Here is the important takeaway from President Barack Obama’s recent talk announcing the measures he is taking through executive order to curb gun deaths in America: “The gun lobby may be holding Congress hostage now, but they can’t hold America hostage.”
By successfully framing any discussion of gun violence as a threat to a constitutional right, the gun lobby — mostly the National Rifle Association (NRA) — has controlled the debate and bullied Congress into submission. By reframing gun violence as the public health concern it is, America can bring the debate back to center. Only then will common sense have a chance; only then will America’s nuttiness over guns abate.
We forget the power we have as a populace, and we forget how successful we can be when an issue seems intractable and its proponents invincible. A good analogy for the challenge America’s gun culture presents is the struggle we went through with big tobacco. When the smoke finally cleared on that public health debacle, smoking certainly hadn’t become illegal, but it had lost its uncontested state of entitlement. It had lost its glamour. The same must happen with guns.
Militant about just one thing
My father-in-law’s experience comes to mind. Throughout most of his adult life, he was a heavy smoker — upwards of two packs a day. In truth, because he otherwise was unfailingly kind, cheerful, and friendly, his attitude toward smoking was an aberration in his personality. Putting it mildly, he was pretty doggoned militant about smoking. If, only to be polite, he asked a hostess, “Do you mind if I smoke?” and she replied she’d rather he didn’t, he wasn’t about to stick around: “If people don’t want me to smoke in their house, they don’t want me there at all.” He grumbled about restaurants that instituted smoking sections and wouldn’t go to a restaurant that didn’t allow smoking.
He didn’t stay that way, of course, and the evolution in his thinking on smoking came to mind as Obama talked about his executive order. Just as today’s uncompromising gun culture runs roughshod over the desire of most Americans for reasonable gun control measures, there was a time when the rights of smokers trumped all others. And yet, when the pressure of the populace turned, the tobacco companies and the politicians who kowtowed to them changed, too.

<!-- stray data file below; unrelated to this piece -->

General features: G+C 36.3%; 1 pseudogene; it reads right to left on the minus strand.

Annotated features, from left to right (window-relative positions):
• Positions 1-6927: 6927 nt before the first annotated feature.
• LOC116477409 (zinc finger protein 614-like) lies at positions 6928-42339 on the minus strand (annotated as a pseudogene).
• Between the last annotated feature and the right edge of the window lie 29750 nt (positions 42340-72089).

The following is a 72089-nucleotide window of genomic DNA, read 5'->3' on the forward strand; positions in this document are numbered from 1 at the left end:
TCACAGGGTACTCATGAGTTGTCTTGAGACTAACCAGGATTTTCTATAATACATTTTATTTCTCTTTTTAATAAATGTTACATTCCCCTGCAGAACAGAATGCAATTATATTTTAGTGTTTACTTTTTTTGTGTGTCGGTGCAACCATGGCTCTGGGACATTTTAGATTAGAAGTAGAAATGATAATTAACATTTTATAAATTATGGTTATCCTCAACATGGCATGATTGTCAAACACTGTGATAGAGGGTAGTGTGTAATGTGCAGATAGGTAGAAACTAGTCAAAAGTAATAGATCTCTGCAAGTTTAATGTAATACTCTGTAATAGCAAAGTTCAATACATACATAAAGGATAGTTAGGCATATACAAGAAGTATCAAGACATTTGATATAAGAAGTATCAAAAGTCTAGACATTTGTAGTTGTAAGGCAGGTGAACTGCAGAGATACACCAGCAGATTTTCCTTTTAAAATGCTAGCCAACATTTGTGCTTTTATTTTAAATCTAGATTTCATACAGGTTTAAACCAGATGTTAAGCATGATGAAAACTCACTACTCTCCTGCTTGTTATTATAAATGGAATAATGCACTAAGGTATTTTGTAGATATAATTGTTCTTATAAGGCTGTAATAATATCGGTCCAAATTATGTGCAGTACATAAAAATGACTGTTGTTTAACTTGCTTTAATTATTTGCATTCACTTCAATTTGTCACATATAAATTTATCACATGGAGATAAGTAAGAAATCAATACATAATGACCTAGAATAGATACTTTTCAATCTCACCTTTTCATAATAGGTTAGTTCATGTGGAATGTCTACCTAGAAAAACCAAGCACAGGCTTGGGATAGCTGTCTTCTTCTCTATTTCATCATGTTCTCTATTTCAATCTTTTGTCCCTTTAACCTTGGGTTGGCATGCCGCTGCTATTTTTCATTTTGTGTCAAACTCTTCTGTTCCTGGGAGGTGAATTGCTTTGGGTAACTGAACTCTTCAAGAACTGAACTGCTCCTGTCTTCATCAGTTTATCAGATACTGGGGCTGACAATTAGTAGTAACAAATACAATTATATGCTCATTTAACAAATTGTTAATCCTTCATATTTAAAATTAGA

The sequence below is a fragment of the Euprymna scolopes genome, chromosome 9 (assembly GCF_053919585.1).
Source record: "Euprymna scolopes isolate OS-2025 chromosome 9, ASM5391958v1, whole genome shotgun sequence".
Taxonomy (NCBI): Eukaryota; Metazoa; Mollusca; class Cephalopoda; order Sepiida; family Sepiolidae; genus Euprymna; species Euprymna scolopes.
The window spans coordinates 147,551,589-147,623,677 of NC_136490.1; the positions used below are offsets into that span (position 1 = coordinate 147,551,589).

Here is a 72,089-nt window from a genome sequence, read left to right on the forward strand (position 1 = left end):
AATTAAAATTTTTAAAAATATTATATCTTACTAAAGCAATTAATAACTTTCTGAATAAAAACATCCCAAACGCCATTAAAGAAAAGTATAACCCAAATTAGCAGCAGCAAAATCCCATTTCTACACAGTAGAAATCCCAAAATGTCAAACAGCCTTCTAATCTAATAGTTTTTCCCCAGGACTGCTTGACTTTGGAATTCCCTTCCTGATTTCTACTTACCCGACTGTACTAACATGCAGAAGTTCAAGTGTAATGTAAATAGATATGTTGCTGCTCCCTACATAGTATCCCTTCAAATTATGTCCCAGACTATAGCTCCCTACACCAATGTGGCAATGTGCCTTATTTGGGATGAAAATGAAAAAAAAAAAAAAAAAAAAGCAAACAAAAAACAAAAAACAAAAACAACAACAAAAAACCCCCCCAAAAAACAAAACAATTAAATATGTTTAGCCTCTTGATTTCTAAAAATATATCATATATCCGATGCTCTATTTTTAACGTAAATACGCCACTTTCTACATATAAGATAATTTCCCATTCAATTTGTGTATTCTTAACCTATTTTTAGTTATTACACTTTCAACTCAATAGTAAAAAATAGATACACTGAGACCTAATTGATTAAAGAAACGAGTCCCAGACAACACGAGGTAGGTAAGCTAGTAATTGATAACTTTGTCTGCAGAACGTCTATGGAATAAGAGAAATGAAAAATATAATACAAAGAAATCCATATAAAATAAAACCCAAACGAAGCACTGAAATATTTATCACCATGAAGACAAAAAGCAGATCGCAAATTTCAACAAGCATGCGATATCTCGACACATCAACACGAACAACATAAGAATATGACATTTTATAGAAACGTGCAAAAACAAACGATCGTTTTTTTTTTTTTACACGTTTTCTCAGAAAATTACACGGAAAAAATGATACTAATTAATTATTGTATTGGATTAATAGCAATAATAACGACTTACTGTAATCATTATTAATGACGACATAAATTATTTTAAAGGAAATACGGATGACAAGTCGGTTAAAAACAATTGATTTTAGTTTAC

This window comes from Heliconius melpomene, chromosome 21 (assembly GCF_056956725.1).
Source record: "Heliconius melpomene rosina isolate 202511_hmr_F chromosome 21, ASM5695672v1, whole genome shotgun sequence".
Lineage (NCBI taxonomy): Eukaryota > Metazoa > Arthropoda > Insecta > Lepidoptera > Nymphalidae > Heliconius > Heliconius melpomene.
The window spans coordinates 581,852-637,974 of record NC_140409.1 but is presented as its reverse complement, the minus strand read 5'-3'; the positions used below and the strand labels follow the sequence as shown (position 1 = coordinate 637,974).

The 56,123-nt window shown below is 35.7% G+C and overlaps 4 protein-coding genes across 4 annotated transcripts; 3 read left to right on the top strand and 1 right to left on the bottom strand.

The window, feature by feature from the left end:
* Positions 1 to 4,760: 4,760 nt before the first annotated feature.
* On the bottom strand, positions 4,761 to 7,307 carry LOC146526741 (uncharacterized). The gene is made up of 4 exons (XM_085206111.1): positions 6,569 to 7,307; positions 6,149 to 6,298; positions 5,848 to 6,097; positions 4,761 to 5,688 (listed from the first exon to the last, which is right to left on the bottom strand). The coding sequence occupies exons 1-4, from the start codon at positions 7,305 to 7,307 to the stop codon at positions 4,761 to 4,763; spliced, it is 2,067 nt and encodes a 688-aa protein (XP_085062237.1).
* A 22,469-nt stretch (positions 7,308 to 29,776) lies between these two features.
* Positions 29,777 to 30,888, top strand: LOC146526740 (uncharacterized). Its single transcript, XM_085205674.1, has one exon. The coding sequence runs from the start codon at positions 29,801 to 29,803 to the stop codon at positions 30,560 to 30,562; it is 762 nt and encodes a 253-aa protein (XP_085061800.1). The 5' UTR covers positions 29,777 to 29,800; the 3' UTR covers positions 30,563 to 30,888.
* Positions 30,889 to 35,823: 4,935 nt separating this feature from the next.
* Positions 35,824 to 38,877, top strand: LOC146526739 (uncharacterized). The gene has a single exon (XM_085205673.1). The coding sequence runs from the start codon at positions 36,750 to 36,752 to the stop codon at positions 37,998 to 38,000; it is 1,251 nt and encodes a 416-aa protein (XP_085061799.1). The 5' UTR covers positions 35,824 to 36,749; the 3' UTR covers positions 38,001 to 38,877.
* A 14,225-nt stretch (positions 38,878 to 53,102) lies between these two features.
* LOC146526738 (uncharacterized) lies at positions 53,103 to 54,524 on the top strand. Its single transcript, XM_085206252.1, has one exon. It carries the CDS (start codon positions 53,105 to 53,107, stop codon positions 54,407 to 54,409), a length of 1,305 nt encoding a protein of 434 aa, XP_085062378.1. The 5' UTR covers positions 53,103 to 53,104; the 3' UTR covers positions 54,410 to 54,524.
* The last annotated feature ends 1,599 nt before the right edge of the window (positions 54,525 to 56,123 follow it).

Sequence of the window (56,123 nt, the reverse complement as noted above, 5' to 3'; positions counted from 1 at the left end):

Put simply, change occurred in America’s smoking culture when facts replaced fictions. That took studies — lots of them over a period of years. Big tobacco fought meaningful research, hid the results, and even lied about results, but the public health problems caused by smoking were exposed. Common sense replaced illusion in the public mind.
As with smoking, we need gun-violence research
What we need today are studies and research on gun violence. Almost unbelievably, not any of the mass shootings have resulted in research on gun violence, because the NRA effectively shut down all research 20 years ago. Perhaps the NRA learned from the exposure of big tobacco and decided that the problem of not being able to control what research reveals can be remedied by not allowing any research at all. Back in 1996, the NRA accused the U.S. Centers for Disease Control and Prevention (CDC) of designing studies to promote gun control. Congress — in thrall to the NRA — threatened CDC funding and research on gun violence was essentially banned.
After the 2012 elementary school shooting in Newtown, Connecticut, that killed 20 children, Obama issued an executive order to end the research ban. Subsequently, more than 100 scientists signed a letter asking the CDC to resume gun-violence research, but the CDC was (and is) so cowed by the NRA’s control of Congress that nothing has happened.
That must change. The gun lobby is a bully afraid of what research will show. Its leaders like the fiction that the government wants to take guns from law-abiding citizens. Only facts and truth threaten their power. Of course, as we learned with big tobacco, facts and truth also improve the health of America.
A writer and columnist from Fargo, N.D., Jane Ahlin also has taught English at Minnesota State University Moorhead.
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